Occasionally people develop tumors in or on the ear. It’s rare, but an ear canal tumor may be cancerous. Cancer can be found on the outer part of the ear or in the inner ear. Dizziness, or vertigo, is a difficult side effect of the tumor itself and treatment. To help you notice the symptoms, it’s good to understand more about ear cancer and how to cope with the side effects.
Outer Ear Cancer
The outer ear includes the parts of ear you can see, including the earflap, the ear canal and the eardrum. These parts help collect sound. Your ear is surrounded by the temporal bone, which protects these parts.
Most cancers on the outer ear start as skin cancers. Cancer Research UK estimates that about five in every one hundred skin cancers start on the ear. These tumors may be squamous cell (the most common), basal cell or melanoma. Squamous cell cancer on the ear looks like a scaly, pink lump. The spot may bleed easily or ooze like an ulcer. If you notice a sore on the outer ear that doesn’t heal within four weeks, have it checked by your doctor.
Middle and Inner Ear Cancer
Cancer inside the ear is extremely rare. The structures of the inner ear are responsible for balance and house the nerves that control movements of your face and tongue. An inner ear tumor can cause clear or bloody discharge from your ear. You may also have hearing loss, ringing in the ears, difficulty moving your face on the affected side, pain and dizziness.
Squamous cell cancer is also the most common type of inner ear cancer, according to Cancer Research UK.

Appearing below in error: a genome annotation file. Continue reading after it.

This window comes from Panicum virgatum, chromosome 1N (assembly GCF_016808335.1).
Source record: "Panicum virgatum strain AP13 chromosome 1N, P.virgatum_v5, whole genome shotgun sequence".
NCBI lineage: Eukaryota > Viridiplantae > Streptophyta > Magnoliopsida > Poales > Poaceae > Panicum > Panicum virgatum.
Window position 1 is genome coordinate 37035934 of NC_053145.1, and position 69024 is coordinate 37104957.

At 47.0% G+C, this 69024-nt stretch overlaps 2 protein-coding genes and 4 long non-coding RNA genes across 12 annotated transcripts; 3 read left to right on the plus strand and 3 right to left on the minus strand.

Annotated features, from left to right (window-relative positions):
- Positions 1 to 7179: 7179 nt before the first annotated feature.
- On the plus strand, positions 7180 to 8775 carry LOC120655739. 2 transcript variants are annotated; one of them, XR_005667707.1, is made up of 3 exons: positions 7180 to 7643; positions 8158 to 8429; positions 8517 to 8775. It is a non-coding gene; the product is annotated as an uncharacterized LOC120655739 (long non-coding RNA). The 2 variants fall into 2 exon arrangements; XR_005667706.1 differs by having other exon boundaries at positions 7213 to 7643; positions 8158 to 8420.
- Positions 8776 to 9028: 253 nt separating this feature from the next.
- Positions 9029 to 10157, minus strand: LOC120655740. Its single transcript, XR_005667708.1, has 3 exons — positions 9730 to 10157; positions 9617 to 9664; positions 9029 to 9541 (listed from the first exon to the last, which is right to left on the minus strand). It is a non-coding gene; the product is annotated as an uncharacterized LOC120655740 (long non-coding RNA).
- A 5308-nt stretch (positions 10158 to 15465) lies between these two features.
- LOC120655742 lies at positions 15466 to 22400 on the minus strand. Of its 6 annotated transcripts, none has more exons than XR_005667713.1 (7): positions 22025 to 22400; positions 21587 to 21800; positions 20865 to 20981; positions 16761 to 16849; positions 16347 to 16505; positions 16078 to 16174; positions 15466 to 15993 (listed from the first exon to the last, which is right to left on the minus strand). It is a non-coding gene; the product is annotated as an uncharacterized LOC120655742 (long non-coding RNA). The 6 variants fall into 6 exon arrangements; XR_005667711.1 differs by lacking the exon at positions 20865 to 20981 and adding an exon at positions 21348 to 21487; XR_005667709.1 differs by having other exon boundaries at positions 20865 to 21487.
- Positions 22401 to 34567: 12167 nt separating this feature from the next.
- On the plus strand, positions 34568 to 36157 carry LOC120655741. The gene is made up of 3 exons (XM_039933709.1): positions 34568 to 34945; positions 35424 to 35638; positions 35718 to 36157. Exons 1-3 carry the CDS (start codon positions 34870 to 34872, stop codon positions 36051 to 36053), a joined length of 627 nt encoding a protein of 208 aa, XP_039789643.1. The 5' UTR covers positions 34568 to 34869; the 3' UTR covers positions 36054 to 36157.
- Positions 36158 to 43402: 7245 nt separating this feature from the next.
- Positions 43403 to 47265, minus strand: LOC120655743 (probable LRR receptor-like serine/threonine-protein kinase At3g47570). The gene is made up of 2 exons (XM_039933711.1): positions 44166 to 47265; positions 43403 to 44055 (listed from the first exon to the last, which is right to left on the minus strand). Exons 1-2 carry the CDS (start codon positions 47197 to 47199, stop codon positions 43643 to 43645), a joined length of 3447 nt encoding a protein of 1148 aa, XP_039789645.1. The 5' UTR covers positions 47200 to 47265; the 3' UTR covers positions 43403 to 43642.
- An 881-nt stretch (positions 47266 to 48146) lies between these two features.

Treatment for Ear Cancer
Surgery to remove the cancer from the ear is the most common treatment. You may have radiation after surgery as well. How much of the ear is removed depends on the type, size and location of the ear canal tumor. After surgery for inner ear cancer, you may have partial or total hearing loss and struggle with balance.
Coping with the Effects of Ear Cancer
Vertigo, or dizziness, is one of the more challenging side effects of ear cancer and treatment. With the changes in your inner ear from treatment or the tumor pressing on delicate structures, you may not be able to cure the vertigo, but you can talk to your doctor about treatment options.
U.S. National Library of Medicine describes treatments and lifestyle changes to handle vertigo:
- Take medications to treat nausea and vomiting that sometimes go along with dizziness.
- See a physical therapist for exercises to improve balance and movement changes to overcome vertigo.
- Avoid sudden changes in your position.
- Stop and lie down when you have an episode of vertigo, and slowly resume activity.
- Prevent falls at home: install grab bars in the shower, use rug pads to keep rugs from slipping and remove any tripping hazards.
The best way to stop cancer is proper prevention. Get a skin cancer screening to keep up on your health.
Be sure to talk with your doctor if you notice any symptoms of ear cancer. Survival rates are high for this cancer, especially when it’s found early. Your care team will work closely with you to develop a treatment plan and help you handle side effects from the cancer.